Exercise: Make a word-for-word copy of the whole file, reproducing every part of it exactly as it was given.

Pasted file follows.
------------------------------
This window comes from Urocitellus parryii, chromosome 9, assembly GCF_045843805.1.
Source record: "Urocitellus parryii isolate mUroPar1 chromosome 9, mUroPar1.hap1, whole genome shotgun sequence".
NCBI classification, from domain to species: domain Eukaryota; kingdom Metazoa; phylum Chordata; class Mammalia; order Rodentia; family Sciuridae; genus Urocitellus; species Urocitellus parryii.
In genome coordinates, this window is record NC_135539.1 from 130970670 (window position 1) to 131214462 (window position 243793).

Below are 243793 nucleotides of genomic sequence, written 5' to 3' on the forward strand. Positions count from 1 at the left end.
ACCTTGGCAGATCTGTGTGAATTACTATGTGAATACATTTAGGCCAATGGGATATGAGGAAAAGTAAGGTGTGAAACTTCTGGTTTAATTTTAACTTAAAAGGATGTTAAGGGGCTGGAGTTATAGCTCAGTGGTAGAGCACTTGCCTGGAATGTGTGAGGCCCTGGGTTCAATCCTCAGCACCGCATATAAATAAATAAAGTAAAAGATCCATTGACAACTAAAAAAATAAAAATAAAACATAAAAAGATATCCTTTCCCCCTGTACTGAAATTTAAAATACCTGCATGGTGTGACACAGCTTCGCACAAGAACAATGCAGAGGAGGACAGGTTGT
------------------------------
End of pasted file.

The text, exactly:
This window comes from Urocitellus parryii, chromosome 9, assembly GCF_045843805.1.
Source record: "Urocitellus parryii isolate mUroPar1 chromosome 9, mUroPar1.hap1, whole genome shotgun sequence".
NCBI classification, from domain to species: domain Eukaryota; kingdom Metazoa; phylum Chordata; class Mammalia; order Rodentia; family Sciuridae; genus Urocitellus; species Urocitellus parryii.
In genome coordinates, this window is record NC_135539.1 from 130970670 (window position 1) to 131214462 (window position 243793).

Below are 243793 nucleotides of genomic sequence, written 5' to 3' on the forward strand. Positions count from 1 at the left end.
ACCTTGGCAGATCTGTGTGAATTACTATGTGAATACATTTAGGCCAATGGGATATGAGGAAAAGTAAGGTGTGAAACTTCTGGTTTAATTTTAACTTAAAAGGATGTTAAGGGGCTGGAGTTATAGCTCAGTGGTAGAGCACTTGCCTGGAATGTGTGAGGCCCTGGGTTCAATCCTCAGCACCGCATATAAATAAATAAAGTAAAAGATCCATTGACAACTAAAAAAATAAAAATAAAACATAAAAAGATATCCTTTCCCCCTGTACTGAAATTTAAAATACCTGCATGGTGTGACACAGCTTCGCACAAGAACAATGCAGAGGAGGACAGGTTGT